Jancee Dunn is out this week. I’m Christina Caron, a reporter on the Well desk, filling in.

When I was growing up in California, far from my extended family, my brother and I always ended the Christmas season with thank you letters to our relatives. As an 8-year-old, I found the notes became much more than an obligatory acknowledgment of a doll or new piece of clothing: They were also a chance to share parts of my life with the aunts, uncles and grandparents I rarely saw.

Nowadays the practice of letter writing feels almost quaint, but when I examined the science behind gratitude in June, I learned that expressing it doesn’t need to be time-consuming. Even a short, thoughtful text can bolster our social connections.

Cultivating a grateful outlook, and taking a few minutes a day to count our blessings, can also reduce symptoms of depression and anxiety, increase self-esteem and improve life satisfaction.

As one expert put it: “Gratitude seems to be the gift that keeps on giving.”

In that spirit, we asked New York Times readers to tell us how they practice gratitude, and we received nearly 800 responses. Here are some of their strategies.

“My husband and I take turns telling each other three things we feel gratitude for on a daily basis,” said Jeanne Rogow, 63, who lives in Traverse City, Mich. “If we miss a day, I say it to myself before I fall asleep.”

Mitchell Shapiro, 69, of Fort Lee, N.J., said he thanks his wife whenever she cooks a meal. “She really does not like to cook,” he added. “I do the dishes. With gratitude.”

And William McDonnell, 75, who also lives in New Jersey, writes thank you notes to anyone who is pleasant and helpful. It could be a customer service representative at a store or a relative who spent time with him. “People are truly thankful when they are recognized and acknowledged for something positive they have done,” he said.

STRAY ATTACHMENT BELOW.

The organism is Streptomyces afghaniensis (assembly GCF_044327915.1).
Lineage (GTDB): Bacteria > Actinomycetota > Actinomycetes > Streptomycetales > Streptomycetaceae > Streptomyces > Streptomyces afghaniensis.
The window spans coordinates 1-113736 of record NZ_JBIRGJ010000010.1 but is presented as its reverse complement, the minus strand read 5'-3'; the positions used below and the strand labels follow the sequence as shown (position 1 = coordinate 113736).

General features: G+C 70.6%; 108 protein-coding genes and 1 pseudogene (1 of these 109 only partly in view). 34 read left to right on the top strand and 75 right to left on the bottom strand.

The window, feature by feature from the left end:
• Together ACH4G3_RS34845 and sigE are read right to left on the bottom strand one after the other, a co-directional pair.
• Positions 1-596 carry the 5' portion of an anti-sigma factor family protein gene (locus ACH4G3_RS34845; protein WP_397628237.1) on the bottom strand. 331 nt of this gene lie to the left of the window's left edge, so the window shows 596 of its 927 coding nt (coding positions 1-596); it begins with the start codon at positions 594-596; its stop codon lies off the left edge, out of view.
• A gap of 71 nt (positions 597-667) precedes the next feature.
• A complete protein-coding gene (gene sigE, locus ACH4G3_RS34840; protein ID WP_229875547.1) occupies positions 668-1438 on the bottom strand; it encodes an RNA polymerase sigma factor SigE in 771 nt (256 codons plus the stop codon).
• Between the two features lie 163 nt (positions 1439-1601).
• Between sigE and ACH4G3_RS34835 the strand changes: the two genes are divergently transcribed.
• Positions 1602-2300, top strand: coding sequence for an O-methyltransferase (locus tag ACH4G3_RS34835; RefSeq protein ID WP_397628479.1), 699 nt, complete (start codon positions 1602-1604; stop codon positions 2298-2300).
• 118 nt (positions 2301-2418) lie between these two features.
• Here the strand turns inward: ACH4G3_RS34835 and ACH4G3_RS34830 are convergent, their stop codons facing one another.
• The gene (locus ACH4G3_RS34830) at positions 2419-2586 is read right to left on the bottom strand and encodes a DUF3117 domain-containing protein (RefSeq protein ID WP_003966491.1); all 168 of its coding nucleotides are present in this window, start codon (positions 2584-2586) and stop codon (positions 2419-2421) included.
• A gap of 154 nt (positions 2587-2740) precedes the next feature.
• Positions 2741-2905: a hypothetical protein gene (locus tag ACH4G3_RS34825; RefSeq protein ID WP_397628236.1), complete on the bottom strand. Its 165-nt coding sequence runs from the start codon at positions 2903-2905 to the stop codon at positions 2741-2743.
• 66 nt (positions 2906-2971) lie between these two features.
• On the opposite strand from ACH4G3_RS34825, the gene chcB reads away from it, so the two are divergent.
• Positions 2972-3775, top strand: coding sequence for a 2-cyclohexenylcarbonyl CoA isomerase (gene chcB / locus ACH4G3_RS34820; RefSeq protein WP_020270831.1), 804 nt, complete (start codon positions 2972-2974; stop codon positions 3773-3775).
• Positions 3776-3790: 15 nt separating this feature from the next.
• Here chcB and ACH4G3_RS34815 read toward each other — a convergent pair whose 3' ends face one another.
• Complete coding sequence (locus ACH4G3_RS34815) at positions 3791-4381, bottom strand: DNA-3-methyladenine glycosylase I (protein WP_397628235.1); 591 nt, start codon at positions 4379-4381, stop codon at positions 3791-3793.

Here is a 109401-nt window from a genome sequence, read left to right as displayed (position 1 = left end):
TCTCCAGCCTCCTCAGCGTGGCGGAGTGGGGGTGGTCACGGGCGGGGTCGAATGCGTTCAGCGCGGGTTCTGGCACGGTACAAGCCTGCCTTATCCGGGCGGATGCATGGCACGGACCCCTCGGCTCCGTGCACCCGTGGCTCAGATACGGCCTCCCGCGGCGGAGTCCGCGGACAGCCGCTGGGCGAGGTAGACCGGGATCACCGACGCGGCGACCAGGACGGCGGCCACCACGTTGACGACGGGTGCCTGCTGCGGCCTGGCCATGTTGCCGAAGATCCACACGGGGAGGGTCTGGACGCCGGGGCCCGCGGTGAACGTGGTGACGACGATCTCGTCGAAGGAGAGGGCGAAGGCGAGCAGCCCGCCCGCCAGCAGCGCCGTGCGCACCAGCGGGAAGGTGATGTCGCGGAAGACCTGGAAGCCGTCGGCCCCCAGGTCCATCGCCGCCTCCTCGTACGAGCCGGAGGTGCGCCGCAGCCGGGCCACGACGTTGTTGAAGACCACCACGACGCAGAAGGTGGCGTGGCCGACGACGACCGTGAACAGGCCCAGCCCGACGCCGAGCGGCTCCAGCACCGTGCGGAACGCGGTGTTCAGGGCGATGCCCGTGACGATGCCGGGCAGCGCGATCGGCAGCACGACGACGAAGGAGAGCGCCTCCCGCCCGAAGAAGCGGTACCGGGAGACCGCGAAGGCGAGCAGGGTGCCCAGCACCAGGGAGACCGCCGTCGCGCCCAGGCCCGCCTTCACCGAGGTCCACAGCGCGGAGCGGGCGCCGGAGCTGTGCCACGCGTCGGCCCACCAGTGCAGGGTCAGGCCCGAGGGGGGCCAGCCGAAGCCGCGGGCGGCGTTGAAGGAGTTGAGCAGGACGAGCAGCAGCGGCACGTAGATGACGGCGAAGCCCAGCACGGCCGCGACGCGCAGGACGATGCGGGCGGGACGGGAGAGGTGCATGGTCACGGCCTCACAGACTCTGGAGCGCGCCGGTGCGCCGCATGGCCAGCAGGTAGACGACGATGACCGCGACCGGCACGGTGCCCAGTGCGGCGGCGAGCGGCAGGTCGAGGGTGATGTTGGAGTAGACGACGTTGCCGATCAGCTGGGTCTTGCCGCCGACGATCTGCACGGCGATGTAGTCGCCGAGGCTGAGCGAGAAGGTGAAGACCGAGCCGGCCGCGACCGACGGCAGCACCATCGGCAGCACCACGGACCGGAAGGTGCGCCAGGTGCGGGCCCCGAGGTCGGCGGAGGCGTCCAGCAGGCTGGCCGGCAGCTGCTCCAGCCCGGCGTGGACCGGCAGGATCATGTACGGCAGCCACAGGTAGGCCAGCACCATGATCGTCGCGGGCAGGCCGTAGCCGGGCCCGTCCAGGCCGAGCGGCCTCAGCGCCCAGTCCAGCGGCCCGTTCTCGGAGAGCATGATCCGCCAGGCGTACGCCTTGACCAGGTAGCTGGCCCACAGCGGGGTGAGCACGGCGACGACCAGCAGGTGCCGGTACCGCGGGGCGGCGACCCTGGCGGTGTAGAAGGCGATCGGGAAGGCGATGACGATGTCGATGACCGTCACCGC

Several readers said that working out pairs nicely with gratitude exercises.

Deborah Rathbun, 66, from Sharon, Conn., goes on a walk several times a week, always focusing on the beauty that surrounds her: “the blue of the sky, the leafy green trees, how the flag is moving nobly in the breeze, a drizzle that’s badly needed for the gardens.”

Next, she reflects on the last 24 hours and thinks about the “very small things that went well or I’m pleased about.” It might be a friendly or funny exchange with a cashier or the thoughtful text she finally sent to a friend.

By the time she’s done with the walk, she said, her mind feels “soothed and clear.”

More than 100 respondents said that they use journals or apps like Day One, Gratitude Plus and Flavors of Gratefulness to keep track of the good things in their lives.

“The best thing my therapist taught me was to record my ‘win’ every day,” said Elizabeth Chan, 35, who lives in San Antonio. “Doing so helped me develop my optimism muscles, which had atrophied for decades.”

“I paint small watercolors and write a note on the reverse,” said Owen Harvey, 49, from Kingston, N.Y. Then he mails them to a friend or family member.

Mr. Harvey said the habit started during the most isolating moments of the pandemic.

“I felt social media lacked the intimacy of connection that I was missing,” he said. “It all felt too impersonal.”

“Every night, after I turn off the light and settle into a comfortable sleeping position, I acknowledge every person that I have encountered during the day, wishing them solace and thanking them for their presence in my day,” said Carol Magowan, 70, of Salisbury, Conn.

The list is so long, she added, she usually falls asleep before finishing.

“The benefit, besides falling into a deep rest, is a profound sense of connectivity to the human condition and my place in this world,” she said.

Louise Miller, 52, from Boston, said she writes her gratitude list in a journal and then texts the list to a group of friends who also share theirs. “They almost always include something that inspires more gratitude in me — it’s contagious!” she said.

Zach Ford, 33, a Brooklyn resident, said he has been following a near-daily gratitude practice since his first weeks of sobriety about six years ago. Each morning he shares his gratitude list in an email with a handful of others.

“In the early days of my sobriety, I didn’t feel like I had much to celebrate,” Mr. Ford said. “Beginning a practice of gratitude helped reframe things for me. Rather than focusing on the negative, or what wasn’t going well, I began to highlight the positive.”

“This doesn’t mean that I no longer feel pain or sadness,” he added, “but it has led to the ability to hold the good and bad simultaneously, and significant reductions in moments of hopelessness.”

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